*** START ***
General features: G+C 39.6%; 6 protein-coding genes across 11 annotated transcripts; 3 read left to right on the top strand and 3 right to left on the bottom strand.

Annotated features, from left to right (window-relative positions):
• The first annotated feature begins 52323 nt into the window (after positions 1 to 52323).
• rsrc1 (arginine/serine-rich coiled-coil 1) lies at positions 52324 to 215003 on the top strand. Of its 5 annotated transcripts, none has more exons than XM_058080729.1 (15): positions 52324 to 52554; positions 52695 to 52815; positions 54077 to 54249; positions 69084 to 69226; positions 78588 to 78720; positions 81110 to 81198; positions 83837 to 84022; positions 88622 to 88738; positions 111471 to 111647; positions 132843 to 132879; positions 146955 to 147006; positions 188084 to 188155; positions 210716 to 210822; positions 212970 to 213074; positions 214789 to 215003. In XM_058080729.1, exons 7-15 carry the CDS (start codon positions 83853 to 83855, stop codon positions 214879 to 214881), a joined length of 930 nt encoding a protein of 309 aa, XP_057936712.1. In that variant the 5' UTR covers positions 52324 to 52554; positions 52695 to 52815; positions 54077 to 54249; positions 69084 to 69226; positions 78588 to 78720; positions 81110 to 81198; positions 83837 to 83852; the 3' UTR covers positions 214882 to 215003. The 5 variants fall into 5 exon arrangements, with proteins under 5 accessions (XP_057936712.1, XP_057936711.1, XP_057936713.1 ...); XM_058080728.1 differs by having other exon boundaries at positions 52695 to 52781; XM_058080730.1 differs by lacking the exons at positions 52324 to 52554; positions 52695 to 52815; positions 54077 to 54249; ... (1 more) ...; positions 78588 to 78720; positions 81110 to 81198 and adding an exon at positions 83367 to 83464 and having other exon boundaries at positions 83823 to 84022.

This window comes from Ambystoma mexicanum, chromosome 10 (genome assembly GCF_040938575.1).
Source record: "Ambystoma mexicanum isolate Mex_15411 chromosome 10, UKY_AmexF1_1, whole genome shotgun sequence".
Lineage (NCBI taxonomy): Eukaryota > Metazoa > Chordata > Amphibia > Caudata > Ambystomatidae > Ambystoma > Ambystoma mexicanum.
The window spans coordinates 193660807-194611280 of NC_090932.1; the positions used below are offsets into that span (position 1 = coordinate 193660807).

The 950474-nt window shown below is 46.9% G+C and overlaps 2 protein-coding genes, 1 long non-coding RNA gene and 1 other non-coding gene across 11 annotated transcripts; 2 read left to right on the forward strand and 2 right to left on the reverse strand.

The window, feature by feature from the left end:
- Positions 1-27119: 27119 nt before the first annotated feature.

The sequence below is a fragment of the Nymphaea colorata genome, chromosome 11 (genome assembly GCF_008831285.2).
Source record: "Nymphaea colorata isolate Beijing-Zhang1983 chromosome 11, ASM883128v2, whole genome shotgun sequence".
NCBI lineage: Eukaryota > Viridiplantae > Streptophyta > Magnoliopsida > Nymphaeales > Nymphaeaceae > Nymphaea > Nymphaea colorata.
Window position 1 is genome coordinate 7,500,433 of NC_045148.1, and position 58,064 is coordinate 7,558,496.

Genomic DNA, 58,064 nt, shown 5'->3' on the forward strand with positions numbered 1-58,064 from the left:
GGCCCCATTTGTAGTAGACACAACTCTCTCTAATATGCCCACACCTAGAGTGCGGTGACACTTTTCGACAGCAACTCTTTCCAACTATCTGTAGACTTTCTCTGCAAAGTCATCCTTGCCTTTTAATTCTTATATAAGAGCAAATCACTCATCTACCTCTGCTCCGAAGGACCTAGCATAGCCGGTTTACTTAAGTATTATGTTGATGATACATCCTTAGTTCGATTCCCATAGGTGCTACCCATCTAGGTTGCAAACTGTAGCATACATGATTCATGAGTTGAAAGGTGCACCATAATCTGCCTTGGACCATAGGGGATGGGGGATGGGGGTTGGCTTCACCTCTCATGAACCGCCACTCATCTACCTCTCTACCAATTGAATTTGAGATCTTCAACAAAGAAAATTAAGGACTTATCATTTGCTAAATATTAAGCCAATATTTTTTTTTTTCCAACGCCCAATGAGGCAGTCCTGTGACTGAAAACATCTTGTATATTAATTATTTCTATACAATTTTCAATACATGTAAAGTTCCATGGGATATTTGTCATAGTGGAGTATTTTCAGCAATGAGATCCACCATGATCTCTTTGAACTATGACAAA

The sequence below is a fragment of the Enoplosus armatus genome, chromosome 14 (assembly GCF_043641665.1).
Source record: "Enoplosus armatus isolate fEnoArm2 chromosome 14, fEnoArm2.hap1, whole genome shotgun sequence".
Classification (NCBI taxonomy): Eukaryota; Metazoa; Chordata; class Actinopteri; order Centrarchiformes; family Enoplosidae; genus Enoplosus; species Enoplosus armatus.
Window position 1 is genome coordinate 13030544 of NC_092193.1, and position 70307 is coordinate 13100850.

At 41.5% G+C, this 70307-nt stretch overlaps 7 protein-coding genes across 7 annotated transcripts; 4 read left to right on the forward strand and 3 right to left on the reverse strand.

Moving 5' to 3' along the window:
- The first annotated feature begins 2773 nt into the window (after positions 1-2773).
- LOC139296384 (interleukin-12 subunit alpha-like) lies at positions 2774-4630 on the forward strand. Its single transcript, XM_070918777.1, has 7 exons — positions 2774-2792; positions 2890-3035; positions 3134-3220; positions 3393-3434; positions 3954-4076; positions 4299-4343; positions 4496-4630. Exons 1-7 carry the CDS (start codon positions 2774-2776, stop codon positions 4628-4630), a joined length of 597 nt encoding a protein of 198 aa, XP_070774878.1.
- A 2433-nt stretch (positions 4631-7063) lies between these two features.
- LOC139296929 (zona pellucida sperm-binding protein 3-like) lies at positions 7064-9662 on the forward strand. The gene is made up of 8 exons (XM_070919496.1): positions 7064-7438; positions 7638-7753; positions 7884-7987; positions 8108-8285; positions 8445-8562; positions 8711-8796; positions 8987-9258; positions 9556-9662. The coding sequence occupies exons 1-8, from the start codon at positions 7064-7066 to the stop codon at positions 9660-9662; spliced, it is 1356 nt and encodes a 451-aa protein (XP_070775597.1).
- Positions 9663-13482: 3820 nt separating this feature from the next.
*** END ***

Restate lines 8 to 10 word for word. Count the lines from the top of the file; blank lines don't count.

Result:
The window spans coordinates 193660807-194611280 of NC_090932.1; the positions used below are offsets into that span (position 1 = coordinate 193660807).

The 950474-nt window shown below is 46.9% G+C and overlaps 2 protein-coding genes, 1 long non-coding RNA gene and 1 other non-coding gene across 11 annotated transcripts; 2 read left to right on the forward strand and 2 right to left on the reverse strand.

The window, feature by feature from the left end: